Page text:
GLIMEPIRIDE; PIOGLITAZONE (GLYE me pye ride; pye oh GLI ta zone) helps to treat type 2 diabetes. It helps to control blood sugar. Treatment is combined with diet and exercise.
This medicine may be used for other purposes; ask your health care provider or pharmacist if you have questions.
They need to know if you have any of these conditions:
glucose-6-phosphate dehydrogenase deficiency
severe infection or injury
swelling of the arms, legs, or feet
an unusual or allergic reaction to glimepiride, pioglitazone, other medicines, foods, dyes, or preservatives
pregnant or trying to get pregnant
Take this medicine by mouth with a glass of water. Follow the directions on the prescription label. Take this medicine with food. Take your doses at regular intervals. Do not take your medicine more often than directed. Do not stop taking except on your doctor's advice.
Talk to your pediatrician regarding the use of this medicine in children. Special care may be needed.
Overdosage: If you think you have taken too much of this medicine contact a poison control center or emergency room at once.
NOTE: This medicine is only for you. Do not share this medicine with others.
If you miss a dose, take it as soon as you can. If it is almost time for your next dose, take only that dose. Do not take double or extra doses.
aspirin and aspirin-like medicines
female hormones, like estrogens and birth control pills
MAOIs like Carbex, Eldepryl, Marplan, Nardil, and Parnate
medicines for cold or congestion
medicines for high blood pressure like metoprolol, propanolol
medications for weight loss
NSAIDs, medicines for pain and inflammation, like ibuprofen or naproxen
other medicines for diabetes
phenothiazines like chlorpromazine, mesoridazine, prochlorperazine, thioridazine
steroid medicines like prednisone or cortisone
This list may not describe all possible interactions. Give your health care provider a list of all the medicines, herbs, non-prescription drugs, or dietary supplements you use. Also tell them if you smoke, drink alcohol, or use illegal drugs. Some items may interact with your medicine.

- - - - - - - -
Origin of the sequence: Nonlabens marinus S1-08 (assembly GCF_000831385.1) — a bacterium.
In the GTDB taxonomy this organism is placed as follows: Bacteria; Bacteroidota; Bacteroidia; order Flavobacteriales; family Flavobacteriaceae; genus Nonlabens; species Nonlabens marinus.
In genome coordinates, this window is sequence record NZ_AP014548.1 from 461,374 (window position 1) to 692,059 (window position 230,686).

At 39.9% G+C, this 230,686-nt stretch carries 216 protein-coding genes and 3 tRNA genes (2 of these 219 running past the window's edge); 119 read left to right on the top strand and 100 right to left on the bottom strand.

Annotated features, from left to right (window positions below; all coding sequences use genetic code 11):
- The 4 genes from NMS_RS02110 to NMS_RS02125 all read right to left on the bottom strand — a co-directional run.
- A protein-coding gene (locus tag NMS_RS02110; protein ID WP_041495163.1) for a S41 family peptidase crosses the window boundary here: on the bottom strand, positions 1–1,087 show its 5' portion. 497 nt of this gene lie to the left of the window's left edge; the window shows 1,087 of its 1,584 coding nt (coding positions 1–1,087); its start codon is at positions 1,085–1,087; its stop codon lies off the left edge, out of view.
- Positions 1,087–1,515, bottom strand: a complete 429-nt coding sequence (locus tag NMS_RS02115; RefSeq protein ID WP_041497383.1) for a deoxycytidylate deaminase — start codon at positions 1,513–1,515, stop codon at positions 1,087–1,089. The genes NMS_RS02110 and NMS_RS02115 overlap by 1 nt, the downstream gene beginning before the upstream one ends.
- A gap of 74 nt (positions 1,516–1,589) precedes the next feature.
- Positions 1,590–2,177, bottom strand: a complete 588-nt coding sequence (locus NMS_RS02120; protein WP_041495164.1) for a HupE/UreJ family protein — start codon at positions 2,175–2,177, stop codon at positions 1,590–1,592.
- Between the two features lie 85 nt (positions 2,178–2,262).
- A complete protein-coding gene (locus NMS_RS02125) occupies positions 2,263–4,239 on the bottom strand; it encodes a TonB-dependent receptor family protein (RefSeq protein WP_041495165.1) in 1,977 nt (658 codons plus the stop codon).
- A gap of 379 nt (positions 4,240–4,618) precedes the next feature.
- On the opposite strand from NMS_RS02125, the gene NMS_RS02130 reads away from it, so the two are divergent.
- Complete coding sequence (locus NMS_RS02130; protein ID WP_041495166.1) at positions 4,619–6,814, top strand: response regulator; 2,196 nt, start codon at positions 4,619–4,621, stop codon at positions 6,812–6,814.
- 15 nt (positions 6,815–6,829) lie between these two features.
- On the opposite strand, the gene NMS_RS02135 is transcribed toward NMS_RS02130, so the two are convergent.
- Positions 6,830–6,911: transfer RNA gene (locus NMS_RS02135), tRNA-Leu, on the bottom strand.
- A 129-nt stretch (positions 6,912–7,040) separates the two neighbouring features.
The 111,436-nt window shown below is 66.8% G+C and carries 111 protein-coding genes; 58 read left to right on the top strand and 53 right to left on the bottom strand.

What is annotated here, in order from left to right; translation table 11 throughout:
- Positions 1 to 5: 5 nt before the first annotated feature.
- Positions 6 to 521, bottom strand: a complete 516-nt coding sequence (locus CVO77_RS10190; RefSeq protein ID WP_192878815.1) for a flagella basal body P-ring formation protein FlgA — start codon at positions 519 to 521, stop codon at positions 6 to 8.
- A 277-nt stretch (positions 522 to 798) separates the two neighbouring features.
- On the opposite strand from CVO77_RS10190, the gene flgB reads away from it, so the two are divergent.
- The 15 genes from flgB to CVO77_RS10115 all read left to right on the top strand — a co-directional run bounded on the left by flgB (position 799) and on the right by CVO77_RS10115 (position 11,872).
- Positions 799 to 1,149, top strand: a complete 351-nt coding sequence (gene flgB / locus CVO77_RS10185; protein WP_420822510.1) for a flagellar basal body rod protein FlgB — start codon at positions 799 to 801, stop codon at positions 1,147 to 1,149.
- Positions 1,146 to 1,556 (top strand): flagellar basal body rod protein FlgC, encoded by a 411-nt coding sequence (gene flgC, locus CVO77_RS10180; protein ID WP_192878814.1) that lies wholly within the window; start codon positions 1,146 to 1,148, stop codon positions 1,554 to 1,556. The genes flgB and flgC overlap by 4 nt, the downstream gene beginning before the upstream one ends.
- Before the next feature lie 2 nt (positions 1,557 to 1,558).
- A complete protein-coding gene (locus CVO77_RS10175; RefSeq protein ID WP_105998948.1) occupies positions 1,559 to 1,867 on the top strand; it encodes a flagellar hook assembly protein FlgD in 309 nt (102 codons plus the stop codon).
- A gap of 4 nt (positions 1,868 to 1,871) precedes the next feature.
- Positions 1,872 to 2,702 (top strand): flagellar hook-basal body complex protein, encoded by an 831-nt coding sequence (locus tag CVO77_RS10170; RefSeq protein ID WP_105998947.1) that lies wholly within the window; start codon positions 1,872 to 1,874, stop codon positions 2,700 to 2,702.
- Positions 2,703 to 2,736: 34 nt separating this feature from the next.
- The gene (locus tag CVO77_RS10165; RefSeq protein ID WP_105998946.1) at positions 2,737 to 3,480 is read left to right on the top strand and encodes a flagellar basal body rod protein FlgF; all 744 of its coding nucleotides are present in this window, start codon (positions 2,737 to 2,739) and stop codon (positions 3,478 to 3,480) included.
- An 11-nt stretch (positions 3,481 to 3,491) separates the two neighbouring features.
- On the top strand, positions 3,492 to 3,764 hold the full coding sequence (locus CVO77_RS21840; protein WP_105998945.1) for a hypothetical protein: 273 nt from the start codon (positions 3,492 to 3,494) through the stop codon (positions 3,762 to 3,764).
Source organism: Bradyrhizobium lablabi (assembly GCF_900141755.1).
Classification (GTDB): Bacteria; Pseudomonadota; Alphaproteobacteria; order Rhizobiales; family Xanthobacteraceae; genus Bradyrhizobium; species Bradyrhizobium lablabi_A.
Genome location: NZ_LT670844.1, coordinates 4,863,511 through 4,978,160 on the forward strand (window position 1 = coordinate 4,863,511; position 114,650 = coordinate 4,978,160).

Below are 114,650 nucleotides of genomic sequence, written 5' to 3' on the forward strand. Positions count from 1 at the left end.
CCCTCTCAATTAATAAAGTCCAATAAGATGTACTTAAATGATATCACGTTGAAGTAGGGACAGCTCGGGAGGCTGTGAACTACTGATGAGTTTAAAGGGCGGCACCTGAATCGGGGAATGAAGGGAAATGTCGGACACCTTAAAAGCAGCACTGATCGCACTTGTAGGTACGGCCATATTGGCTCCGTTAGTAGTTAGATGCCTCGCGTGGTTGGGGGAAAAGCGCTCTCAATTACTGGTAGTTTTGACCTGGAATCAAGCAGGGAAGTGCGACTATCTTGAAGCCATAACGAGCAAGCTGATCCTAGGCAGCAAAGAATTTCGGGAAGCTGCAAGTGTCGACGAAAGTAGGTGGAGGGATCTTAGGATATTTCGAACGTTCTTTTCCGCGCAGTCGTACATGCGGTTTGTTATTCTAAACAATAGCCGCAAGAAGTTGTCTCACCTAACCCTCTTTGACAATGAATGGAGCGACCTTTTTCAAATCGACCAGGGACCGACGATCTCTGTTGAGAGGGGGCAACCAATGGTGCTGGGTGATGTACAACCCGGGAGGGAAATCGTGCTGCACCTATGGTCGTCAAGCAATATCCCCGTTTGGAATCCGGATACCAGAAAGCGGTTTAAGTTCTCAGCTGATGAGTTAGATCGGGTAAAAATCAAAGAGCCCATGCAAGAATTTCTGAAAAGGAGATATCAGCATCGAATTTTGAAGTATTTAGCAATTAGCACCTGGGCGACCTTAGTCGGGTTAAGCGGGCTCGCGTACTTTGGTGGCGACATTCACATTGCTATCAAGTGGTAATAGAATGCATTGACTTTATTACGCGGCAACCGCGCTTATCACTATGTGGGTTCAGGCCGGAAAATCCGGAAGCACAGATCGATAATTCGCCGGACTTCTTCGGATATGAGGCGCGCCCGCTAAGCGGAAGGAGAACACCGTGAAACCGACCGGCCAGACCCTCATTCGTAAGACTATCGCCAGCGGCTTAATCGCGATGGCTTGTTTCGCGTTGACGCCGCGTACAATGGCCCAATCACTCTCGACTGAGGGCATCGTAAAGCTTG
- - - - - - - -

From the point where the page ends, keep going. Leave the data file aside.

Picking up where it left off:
Visit your doctor or health care professional for regular checks on your progress. You may need regular tests to make sure your liver is working properly.
A test called the HbA1C (A1C) will be monitored. This is a simple blood test. It measures your blood sugar control over the last 2 to 3 months. You will receive this test every 3 to 6 months.
Learn how to check your blood sugar. Learn the symptoms of low and high blood sugar and how to manage them.
Always carry a quick-source of sugar with you in case you have symptoms of low blood sugar. Examples include hard sugar candy or glucose tablets. Make sure others know that you can choke if you eat or drink when you develop serious symptoms of low blood sugar, such as seizures or unconsciousness. They must get medical help at once.
Tell your doctor or health care professional if you have high blood sugar. You might need to change the dose of your medicine. If you are sick or exercising more than usual, you might need to change the dose of your medicine.
Do not skip meals. Ask your doctor or health care professional if you should avoid alcohol. Many nonprescription cough and cold products contain sugar or alcohol. These can affect blood sugar.
This medicine may increase your risk of having certain heart problems. Get medical help right away if you have any chest pain or tightness, or pain that radiates to the jaw or down the arm, and shortness of breath. These may be signs of a serious medical condition.
This medicine may cause ovulation in premenopausal women who do not have regular monthly periods. This may increase your chances of becoming pregnant. You should not take this medicine if you become pregnant or think you may be pregnant. Talk with your doctor or health care professional about your birth control options while taking this medicine. Contact your doctor or health care professional right away if think you are pregnant.
This medicine can make you more sensitive to the sun. Keep out of the sun. If you cannot avoid being in the sun, wear protective clothing and use sunscreen. Do not use sun lamps or tanning beds/booths.
Wear a medical ID bracelet or chain, and carry a card that describes your disease and details of your medicine and dosage times.
Side effects that you should report to your doctor or health care professional as soon as possible:
allergic reactions like skin rash, itching or hives, swelling of the face, lips, or tongue
blood in the urine
fever, chills, sore throat
feeling faint or lightheaded, falls
muscle aches, pains
pain when urinating
signs and symptoms of low blood sugar such as feeling anxious, confusion, dizziness, increased hunger, unusually weak or tired, sweating, shakiness, cold, irritable, headache, blurred vision, fast heartbeat, loss of consciousness
swelling of the hands, legs, or feet
yellowing of the eyes or skin
Side effects that usually do not require medical attention (report to your doctor or health care professional if they continue or are bothersome):
loss of appetite
problems with teeth
This list may not describe all possible side effects. Call your doctor for medical advice about side effects. You may report side effects to FDA at 1-800-FDA-1088.
Keep out of the reach of children.
Store at room temperature between 15 and 30 degrees C (59 and 86 degrees F). Throw away any unused medicine after the expiration date.